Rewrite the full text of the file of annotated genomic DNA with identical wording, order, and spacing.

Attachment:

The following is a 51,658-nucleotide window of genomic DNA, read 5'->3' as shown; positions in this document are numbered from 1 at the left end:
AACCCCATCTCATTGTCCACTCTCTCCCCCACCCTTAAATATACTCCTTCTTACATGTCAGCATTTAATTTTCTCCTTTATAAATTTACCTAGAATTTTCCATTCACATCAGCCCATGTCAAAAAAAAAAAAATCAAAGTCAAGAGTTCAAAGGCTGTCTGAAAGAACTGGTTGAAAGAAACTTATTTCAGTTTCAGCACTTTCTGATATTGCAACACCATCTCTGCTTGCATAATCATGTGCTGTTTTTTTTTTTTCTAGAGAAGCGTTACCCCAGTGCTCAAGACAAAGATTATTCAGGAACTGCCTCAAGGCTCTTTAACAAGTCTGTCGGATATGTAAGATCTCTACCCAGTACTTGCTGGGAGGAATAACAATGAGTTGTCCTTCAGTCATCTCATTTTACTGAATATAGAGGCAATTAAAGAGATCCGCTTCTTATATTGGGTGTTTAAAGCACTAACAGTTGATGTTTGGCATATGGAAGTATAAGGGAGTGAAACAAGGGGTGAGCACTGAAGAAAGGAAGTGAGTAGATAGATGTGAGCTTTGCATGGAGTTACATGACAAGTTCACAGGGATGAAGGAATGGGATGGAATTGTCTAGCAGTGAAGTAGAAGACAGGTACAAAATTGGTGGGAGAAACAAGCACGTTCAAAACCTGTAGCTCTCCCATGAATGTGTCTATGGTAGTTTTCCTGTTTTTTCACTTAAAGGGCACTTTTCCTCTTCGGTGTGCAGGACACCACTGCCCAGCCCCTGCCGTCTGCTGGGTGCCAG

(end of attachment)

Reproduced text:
The following is a 51,658-nucleotide window of genomic DNA, read 5'->3' as shown; positions in this document are numbered from 1 at the left end:
AACCCCATCTCATTGTCCACTCTCTCCCCCACCCTTAAATATACTCCTTCTTACATGTCAGCATTTAATTTTCTCCTTTATAAATTTACCTAGAATTTTCCATTCACATCAGCCCATGTCAAAAAAAAAAAAATCAAAGTCAAGAGTTCAAAGGCTGTCTGAAAGAACTGGTTGAAAGAAACTTATTTCAGTTTCAGCACTTTCTGATATTGCAACACCATCTCTGCTTGCATAATCATGTGCTGTTTTTTTTTTTTCTAGAGAAGCGTTACCCCAGTGCTCAAGACAAAGATTATTCAGGAACTGCCTCAAGGCTCTTTAACAAGTCTGTCGGATATGTAAGATCTCTACCCAGTACTTGCTGGGAGGAATAACAATGAGTTGTCCTTCAGTCATCTCATTTTACTGAATATAGAGGCAATTAAAGAGATCCGCTTCTTATATTGGGTGTTTAAAGCACTAACAGTTGATGTTTGGCATATGGAAGTATAAGGGAGTGAAACAAGGGGTGAGCACTGAAGAAAGGAAGTGAGTAGATAGATGTGAGCTTTGCATGGAGTTACATGACAAGTTCACAGGGATGAAGGAATGGGATGGAATTGTCTAGCAGTGAAGTAGAAGACAGGTACAAAATTGGTGGGAGAAACAAGCACGTTCAAAACCTGTAGCTCTCCCATGAATGTGTCTATGGTAGTTTTCCTGTTTTTTCACTTAAAGGGCACTTTTCCTCTTCGGTGTGCAGGACACCACTGCCCAGCCCCTGCCGTCTGCTGGGTGCCAG